It may not seem like you're protected at the time, but if you make a gesture to a police officer that means the opposite of "Have a nice day," a federal appeals court has your back. A Michigan police officer pulled a driver over for speeding in 2017 and instead gave her a ticket for a lesser crime, a non-moving violation, NPR reports. Debra Cruise-Gulyas gave officer Matthew Minard the finger as she drove away—or, as the Sixth Circuit ruling put it, made a hand gesture "without four of her fingers showing." Minard then pulled her over again and replaced her ticket with one for speeding. Cruise-Gulyas filed a suit saying that finger was protected by the First Amendment.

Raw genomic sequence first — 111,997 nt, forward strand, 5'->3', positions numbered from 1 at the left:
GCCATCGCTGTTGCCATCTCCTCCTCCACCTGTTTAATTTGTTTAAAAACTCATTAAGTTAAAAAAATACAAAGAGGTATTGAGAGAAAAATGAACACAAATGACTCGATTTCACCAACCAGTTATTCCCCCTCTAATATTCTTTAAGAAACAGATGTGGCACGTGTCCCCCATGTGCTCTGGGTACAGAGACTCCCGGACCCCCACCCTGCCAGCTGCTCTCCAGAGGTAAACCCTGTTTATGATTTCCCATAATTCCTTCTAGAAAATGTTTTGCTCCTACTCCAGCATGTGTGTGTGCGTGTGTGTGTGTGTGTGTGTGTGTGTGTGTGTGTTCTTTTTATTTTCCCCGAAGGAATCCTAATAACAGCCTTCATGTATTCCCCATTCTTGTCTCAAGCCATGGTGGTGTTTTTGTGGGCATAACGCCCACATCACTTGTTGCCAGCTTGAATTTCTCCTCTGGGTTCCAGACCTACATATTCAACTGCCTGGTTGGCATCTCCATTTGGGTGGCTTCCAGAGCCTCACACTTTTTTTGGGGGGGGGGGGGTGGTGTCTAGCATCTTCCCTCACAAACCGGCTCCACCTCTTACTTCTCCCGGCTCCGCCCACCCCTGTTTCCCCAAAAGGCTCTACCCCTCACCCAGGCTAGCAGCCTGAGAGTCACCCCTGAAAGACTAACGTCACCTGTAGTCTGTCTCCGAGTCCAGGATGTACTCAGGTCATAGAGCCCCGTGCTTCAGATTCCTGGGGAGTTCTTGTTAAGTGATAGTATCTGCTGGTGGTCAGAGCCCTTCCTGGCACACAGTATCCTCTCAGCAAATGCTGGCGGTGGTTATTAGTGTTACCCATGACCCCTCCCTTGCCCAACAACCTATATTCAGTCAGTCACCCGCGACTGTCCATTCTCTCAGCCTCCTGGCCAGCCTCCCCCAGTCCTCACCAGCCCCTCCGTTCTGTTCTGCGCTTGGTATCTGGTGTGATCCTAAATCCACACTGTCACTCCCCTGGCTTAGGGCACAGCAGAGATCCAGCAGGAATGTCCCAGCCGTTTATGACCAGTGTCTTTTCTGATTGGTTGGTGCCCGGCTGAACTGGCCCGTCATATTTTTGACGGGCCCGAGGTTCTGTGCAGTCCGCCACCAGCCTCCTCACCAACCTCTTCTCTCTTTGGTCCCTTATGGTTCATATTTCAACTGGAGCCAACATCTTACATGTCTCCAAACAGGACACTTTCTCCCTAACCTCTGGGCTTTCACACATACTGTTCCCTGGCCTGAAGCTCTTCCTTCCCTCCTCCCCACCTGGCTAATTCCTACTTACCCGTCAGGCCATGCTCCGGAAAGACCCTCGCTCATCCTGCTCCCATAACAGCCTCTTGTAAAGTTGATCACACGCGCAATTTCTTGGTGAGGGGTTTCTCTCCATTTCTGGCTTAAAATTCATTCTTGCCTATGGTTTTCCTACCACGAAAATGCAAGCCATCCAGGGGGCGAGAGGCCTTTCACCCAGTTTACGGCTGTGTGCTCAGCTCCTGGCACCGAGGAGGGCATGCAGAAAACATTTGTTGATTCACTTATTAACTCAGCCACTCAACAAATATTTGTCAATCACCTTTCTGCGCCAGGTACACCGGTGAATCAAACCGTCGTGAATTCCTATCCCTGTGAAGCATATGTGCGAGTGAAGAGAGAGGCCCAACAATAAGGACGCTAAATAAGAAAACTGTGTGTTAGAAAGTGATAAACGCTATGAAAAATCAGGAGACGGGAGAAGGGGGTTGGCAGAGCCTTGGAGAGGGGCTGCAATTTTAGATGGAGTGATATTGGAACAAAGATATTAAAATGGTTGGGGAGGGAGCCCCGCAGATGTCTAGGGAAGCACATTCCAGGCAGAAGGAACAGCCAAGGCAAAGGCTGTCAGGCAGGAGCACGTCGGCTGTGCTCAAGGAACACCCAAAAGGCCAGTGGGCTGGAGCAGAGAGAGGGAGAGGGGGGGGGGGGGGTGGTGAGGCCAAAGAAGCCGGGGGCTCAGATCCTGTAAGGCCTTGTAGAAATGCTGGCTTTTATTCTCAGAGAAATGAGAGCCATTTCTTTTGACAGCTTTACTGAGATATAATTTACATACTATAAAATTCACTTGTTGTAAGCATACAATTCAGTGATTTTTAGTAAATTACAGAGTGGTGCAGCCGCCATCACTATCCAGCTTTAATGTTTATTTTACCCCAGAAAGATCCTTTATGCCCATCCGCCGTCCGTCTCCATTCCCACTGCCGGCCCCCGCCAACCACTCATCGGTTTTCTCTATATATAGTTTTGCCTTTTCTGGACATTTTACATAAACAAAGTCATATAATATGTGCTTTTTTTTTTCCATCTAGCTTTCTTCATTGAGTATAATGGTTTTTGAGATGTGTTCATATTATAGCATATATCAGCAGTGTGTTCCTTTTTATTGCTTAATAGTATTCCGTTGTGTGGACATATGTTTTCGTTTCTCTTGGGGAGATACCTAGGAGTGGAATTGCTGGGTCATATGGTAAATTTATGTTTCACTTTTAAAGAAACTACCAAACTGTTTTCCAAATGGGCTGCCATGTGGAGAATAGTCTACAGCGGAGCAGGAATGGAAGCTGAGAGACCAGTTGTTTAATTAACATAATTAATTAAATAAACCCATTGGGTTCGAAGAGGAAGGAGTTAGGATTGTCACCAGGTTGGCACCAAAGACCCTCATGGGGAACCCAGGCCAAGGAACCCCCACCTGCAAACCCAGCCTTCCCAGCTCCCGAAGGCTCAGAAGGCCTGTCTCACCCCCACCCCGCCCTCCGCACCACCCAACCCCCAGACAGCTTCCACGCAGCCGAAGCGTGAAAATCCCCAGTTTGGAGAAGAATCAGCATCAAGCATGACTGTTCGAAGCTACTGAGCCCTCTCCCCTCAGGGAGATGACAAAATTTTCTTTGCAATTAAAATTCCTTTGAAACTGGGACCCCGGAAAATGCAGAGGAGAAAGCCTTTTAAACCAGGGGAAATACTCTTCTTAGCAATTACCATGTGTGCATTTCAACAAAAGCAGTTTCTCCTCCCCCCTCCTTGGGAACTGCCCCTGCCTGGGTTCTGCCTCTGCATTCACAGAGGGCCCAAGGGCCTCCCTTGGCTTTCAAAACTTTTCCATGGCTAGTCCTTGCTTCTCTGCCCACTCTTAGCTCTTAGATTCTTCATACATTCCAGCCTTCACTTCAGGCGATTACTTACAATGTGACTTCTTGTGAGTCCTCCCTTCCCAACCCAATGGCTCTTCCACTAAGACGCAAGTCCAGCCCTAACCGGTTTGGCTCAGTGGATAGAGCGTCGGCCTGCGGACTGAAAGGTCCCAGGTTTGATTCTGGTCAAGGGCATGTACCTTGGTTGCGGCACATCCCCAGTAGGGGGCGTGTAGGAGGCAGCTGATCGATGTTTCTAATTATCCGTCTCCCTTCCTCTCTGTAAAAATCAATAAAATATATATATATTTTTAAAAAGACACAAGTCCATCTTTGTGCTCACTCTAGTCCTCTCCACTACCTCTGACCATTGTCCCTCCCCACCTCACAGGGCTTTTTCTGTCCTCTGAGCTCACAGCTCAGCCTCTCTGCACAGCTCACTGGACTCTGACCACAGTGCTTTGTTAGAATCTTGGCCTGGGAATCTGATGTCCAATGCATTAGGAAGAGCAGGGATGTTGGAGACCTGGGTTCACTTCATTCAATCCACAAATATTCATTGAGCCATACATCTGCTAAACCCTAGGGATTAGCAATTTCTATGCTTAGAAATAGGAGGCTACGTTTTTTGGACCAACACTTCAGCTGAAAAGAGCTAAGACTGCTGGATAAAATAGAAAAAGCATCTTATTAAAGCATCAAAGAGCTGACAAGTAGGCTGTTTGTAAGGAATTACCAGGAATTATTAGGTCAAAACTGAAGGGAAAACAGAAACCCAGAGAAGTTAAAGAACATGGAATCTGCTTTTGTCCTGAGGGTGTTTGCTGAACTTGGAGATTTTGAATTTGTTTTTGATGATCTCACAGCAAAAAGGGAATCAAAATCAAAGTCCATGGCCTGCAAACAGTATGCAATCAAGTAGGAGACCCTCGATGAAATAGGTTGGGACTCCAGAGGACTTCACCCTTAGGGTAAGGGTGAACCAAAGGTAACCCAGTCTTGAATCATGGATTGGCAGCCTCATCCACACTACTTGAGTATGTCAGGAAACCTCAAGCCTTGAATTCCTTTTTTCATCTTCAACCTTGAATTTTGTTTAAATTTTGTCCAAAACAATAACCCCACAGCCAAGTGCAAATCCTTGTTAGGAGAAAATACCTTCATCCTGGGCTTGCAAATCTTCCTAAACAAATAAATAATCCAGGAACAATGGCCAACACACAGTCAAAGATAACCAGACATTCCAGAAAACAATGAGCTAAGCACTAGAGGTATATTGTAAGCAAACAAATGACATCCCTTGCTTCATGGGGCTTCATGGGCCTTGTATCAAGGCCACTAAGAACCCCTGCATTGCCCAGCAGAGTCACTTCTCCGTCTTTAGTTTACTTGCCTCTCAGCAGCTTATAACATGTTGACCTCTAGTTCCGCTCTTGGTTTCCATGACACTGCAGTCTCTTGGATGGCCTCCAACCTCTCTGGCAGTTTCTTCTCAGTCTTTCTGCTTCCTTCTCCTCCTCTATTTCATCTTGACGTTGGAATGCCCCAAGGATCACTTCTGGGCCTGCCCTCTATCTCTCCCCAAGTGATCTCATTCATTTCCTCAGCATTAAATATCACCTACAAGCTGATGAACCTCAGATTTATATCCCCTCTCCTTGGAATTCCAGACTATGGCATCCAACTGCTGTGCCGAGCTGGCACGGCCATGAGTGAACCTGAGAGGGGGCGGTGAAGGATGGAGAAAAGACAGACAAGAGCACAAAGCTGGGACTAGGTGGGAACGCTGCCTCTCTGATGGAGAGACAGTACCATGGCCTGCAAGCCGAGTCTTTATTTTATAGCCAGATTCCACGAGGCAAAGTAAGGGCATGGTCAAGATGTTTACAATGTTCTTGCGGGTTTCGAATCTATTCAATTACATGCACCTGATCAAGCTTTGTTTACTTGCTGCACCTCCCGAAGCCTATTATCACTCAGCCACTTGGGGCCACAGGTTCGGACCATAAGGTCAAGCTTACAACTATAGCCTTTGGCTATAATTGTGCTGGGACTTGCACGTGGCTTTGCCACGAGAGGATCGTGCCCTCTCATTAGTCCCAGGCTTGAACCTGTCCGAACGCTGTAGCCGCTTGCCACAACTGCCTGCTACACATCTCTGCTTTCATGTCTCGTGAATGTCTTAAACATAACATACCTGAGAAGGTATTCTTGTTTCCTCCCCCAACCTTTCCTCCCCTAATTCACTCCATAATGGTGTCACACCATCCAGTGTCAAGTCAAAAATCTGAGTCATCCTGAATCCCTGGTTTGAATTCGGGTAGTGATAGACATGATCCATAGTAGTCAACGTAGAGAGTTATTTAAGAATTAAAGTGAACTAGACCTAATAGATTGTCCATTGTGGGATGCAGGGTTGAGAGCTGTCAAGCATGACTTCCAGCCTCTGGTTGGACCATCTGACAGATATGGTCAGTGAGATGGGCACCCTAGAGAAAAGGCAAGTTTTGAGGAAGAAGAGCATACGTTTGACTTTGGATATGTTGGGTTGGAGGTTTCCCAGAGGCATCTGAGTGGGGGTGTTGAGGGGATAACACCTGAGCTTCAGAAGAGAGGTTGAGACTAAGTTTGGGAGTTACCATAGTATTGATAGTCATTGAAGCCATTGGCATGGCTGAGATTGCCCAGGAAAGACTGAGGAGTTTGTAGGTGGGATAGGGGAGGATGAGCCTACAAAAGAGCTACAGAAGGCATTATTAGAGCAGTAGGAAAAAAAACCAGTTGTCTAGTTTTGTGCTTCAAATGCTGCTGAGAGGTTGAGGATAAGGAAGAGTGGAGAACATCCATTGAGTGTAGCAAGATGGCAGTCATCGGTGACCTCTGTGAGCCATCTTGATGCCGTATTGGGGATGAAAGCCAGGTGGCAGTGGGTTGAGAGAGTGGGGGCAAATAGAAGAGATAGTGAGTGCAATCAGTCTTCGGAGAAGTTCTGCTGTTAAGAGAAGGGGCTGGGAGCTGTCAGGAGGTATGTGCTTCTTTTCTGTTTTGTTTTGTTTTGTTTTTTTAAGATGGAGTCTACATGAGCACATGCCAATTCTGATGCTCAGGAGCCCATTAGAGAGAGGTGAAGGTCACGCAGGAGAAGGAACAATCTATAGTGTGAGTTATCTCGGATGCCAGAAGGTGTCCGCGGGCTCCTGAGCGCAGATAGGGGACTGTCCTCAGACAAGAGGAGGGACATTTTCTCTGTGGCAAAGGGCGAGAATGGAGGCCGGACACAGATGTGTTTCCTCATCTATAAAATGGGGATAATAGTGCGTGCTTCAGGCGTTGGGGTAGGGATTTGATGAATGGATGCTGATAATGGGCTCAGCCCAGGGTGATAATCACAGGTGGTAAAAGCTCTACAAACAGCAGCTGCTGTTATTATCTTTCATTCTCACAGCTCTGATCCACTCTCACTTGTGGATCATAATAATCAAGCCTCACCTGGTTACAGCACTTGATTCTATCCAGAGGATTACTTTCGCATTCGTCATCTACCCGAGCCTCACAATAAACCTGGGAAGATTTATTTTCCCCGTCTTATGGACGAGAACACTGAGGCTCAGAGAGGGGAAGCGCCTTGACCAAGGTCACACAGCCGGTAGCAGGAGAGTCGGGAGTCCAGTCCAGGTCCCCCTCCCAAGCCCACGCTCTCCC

The ruling means the lawsuit can move forward. The gesture may have been rude, but rudeness isn't necessarily "illegal or for that matter punishable," the court said. There was a Fourth Amendment conflict, too. The officer had no good reason to pull Cruise-Gulyas over the second time, per NPR, so detaining her violated the "unreasonable seizure" protection. Drivers can take comfort in the court's opinion that "any reasonable officer" would know that a raised middle finger is an exercise in free speech. Minard was suspended last month, the Detroit News reports, as part of a corruption investigation. (A bicyclist who flipped off Trump lost her job.)